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ASHG Report Concludes US States' Genetics Education Standards Fall Short

NEW YORK (GenomeWeb News) – US high school kids may not be getting sound educations in basic genetics, and nearly all of the states do not have adequate standards to provide the knowledge required to understand the science underlying the advancing era of personalized medicine, according to a new study by the American Society of Human Genetics.

The ASHG study of all 50 states and the District of Columbia, published yesterday in the CBE-Life Sciences Journal, found that that few states have standards that ensure that high school students understand the core concepts necessary for a fundamental education in modern genetics.

The study found that only seven states — Delaware, Illinois, Kansas, Michigan, North Carolina, Tennessee, and Washington — have genetic standards that were rated as 'adequate' for teaching genetic literacy.

Of the 19 core concepts in genetics that ASHG deems essential learning, 14 were rated as being inadequately covered by the nation as a whole (or were absent altogether). And only two states, Michigan and Delaware, were rated as 'adequate' in more than 14 of the 19 core concept areas. Twenty-three states rated as adequate in six or fewer of the core concepts, ASHG found.

"ASHG's findings indicate that the vast majority of US students in grade 12 may be inadequately prepared to understand fundamental genetic concepts," Edward McCabe, executive director of the Linda Crnic Institute for Down Syndrome at the University of Colorado, said in a statement from ASHG.

"Healthcare is moving rapidly toward personalized medicine, which is infused with genetics. Therefore, it is essential we provide America's youth with the conceptual toolkit that is necessary to make informed healthcare decisions, and the fact that these key concepts in genetics are not being taught in many states is extremely concerning," added McCabe, who also is a pediatrician and geneticist.

"Science education in the United States is based on testing and accountability standards that are developed by each state," said Michael Dougherty, director of education at ASHG and the study's lead author. "These standards determine the curriculum, instruction, and assessment of high school level science courses in each state, and if standards are weak, then essential genetics content may not be taught."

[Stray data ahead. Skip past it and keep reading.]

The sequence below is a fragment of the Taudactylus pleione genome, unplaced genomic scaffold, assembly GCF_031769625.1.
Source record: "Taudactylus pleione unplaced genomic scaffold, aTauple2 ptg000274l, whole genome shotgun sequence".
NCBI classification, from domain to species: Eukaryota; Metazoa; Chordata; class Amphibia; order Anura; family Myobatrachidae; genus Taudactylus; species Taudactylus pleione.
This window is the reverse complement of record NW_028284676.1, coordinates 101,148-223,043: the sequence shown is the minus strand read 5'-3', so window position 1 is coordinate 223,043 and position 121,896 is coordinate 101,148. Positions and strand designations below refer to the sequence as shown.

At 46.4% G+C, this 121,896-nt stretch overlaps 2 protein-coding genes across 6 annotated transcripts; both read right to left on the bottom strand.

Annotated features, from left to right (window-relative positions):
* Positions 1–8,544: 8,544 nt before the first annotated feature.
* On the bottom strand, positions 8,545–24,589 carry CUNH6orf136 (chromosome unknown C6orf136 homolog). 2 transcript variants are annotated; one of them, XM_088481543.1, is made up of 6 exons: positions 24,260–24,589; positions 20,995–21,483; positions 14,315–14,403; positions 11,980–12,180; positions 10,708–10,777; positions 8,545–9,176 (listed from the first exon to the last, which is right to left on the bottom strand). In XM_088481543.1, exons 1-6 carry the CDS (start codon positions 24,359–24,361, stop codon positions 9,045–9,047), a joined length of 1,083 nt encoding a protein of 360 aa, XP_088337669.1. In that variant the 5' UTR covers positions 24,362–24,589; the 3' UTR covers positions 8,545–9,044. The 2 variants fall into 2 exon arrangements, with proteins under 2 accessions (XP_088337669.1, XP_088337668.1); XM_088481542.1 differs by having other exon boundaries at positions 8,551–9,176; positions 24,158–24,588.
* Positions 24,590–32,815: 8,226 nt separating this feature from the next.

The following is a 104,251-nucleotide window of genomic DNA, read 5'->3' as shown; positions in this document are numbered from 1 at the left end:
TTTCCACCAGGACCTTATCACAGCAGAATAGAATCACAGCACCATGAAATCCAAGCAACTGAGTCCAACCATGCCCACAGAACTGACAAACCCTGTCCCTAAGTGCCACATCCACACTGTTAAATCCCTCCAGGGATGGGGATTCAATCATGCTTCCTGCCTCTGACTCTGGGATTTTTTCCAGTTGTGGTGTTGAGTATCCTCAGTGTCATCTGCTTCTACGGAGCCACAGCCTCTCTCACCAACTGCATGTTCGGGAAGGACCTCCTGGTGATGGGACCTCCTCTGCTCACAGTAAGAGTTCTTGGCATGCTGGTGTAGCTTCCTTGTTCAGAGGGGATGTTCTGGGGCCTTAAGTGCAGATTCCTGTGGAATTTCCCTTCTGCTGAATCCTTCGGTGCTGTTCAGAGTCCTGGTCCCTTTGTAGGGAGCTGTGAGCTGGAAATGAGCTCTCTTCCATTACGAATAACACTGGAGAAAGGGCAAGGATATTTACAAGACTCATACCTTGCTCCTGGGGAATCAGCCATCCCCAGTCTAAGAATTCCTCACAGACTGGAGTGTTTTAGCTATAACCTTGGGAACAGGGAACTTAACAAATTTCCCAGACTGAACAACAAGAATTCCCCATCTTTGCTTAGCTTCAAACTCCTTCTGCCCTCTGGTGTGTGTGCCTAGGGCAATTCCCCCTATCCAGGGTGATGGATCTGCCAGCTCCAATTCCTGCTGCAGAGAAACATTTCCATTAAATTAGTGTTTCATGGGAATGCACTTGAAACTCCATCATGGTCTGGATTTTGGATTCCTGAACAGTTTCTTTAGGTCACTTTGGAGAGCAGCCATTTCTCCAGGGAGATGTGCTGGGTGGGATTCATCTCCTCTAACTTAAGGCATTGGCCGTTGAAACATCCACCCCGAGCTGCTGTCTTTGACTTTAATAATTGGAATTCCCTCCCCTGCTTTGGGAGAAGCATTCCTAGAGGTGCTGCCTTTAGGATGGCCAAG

The 19 core concepts ASHG identified range from the most basic, such as "DNA is the genetic material for all species of living organisms," to more advanced ideas, such as, "Different genes are turned on and off at specific times to form different types of cells and to influence the way different cells function."

ASHG turned to its Genetics Education Outreach Network, a volunteer network across the country of geneticists who work in K-12 classrooms, to recruit 167 volunteers to review the performance of the states on teaching these core concepts.

ASHG is not alone in concluding that genetics education among the general public may not be adequate. A recent report from The US Department of Health and Human Services identified public education in genetics as one of a number of critical areas that need to be reviewed and addressed as the healthcare system prepares for an expected onslaught of new genomic medicine applications in the clinic and new tests that are being sold directly to consumers.

The Secretary's Advisory Committee on Genetics Health and Society concluded in that report that among consumers and patients "there is an underlying need to improve genetic literacy in the formative years and throughout their lifespan."

The SACGHS committee's research found that consumers understand that there is a relationship between genetics and health outcomes, but they generally do not understand complex traits or the contribution genes can make in common diseases, or how genetic information could be used to optimize health. However limited their understanding of genetics, consumers have been supportive of using it to improve disease diagnosis and prevention, the committee found.

The National Human Genome Research Institute also has identified genetics education among the public as an area that requires improvement, and has created an Education and Community Involvement Branch and launched a genetic education outreach website and program aimed at providing resources for teachers.

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